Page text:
Best of 2010

I need to resist the urge to re-order this list every time I see it. I could really go either way with most of these, especially the top 3. So let's just say that as of December 28, 2010, these are my top ten games for the year of our Lord 2010.

List items

  • Red Dead Redemption has the most fully realized game world of any game I played this year. It's easily Rockstar's best game. I never once found myself at a loss for things to do or bored with where the story was heading. And the moment when you cross the river into Mexico for the first time and that <a href="http://www.youtube.com/watch?v=7IkvAb6THQY">Jose Gonzalez song</a> starts playing is one the coolest moments I've ever experienced in a video game. I spent countless hours simply roaming the countryside, just seeing what was happening in this lush, vibrant world. I loved sitting at the top of a plateau, taking in the miles and miles of landscape spreading out to the horizon. I would not hesitate to call this game beautiful. To put it simply, <i>I love this game.</i>

  • BioWare took every criticism thrown their way about Mass Effect's shortcoming and made Mass Effect 2 the best possible sequel it could have been. Though it's narrowly edged out by Red Dead, Mass Effect 2 has incredible atmosphere--not to mention the most amazing opening sequence of any game this year. The Paragon and Renegade actions really help break up the pacing of some of the dialogue sections, not mention being totally badass in most cases. I loved doing the side missions to gain your crew members' loyalty--Mordin is one of the coolest new characters in any game this year. Also, my hat is off to BioWare for making such a deep, rich universe in which to tell this story. One could easily spend hours reading through all of the Codex entries. This is a game not to be missed.

  • I really wanted to put this higher on my list. Even though it improves on AC:II in pretty much every way, I think it suffers--just the <i>tiniest</i> bit--because it came out so soon after the previous game. I never would have thought this, but apparently there is such a thing as Assassin's Fatigue. Notwithstanding, there have been fewer moments cooler in a game this year than the first time you signal to one of your apprentice assassins and a blade-wielding death-dealer materializes out of nowhere and dispatches your target while you sit quietly on a nearby bench. Absolutely amazing.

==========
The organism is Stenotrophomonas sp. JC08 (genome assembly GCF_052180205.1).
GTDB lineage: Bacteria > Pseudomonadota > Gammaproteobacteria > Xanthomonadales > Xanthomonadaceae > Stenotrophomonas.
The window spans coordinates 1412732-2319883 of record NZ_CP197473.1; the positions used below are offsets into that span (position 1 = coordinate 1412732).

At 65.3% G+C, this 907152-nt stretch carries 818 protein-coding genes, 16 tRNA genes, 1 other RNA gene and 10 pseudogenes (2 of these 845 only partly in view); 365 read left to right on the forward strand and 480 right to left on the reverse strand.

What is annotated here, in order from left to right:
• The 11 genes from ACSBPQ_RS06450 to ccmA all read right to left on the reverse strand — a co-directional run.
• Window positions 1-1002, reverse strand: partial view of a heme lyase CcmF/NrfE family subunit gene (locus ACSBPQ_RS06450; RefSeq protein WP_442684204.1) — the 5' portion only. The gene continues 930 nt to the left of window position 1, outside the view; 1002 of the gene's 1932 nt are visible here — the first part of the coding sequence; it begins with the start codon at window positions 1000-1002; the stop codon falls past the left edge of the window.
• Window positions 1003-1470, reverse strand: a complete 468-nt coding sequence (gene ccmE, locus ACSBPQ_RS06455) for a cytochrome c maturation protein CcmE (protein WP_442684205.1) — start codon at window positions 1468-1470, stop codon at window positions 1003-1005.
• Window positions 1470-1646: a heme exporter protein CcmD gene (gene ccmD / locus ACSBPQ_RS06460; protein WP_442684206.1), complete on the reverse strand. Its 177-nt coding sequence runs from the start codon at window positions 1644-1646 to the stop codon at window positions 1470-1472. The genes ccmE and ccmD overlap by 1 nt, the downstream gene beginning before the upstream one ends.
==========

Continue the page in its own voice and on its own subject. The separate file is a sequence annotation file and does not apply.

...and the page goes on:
• I must confess, I still haven't quite finished the campaign, and multiplayer is a hurdle I don't think I'll ever really jump, but this game is stellar. The original Starcraft is still one of the few RTS games that I've played--let alone finished--so this game was a must-play. It's incredible how much variety exists in the missions, from the lava that floods the lower areas of a level periodically while you try to mine the resources in those areas to the massive wave of fire slowly sweeping across the planet as you frantically try to find a certain artifact. Starcraft II is the pinnacle of the RTS genre.

  • Allow me to echo everyone else's sentiments: this is the best Halo game. From its perfectly plotted campaign (bonus: no Flood!), to its nuanced and moving orchestral score, to its absolutely pitch-perfect multiplayer, this game was a delight from start to finish. Heroic is pretty rough (I'll eventually succumb to my masochistic side and try to beat it on Legendary), but still fair and totally manageable. Halo 3's equipment was a good first step, but I feel like the Armor Abilities in Reach are a revolutionary step. They add so much depth and strategy to the gameplay that it's upsetting when they're taken away in some of the "Classic" modes. Finally, the introduction of Invasion as a multiplayer gametype makes this the most fun I've had playing an FPS this year.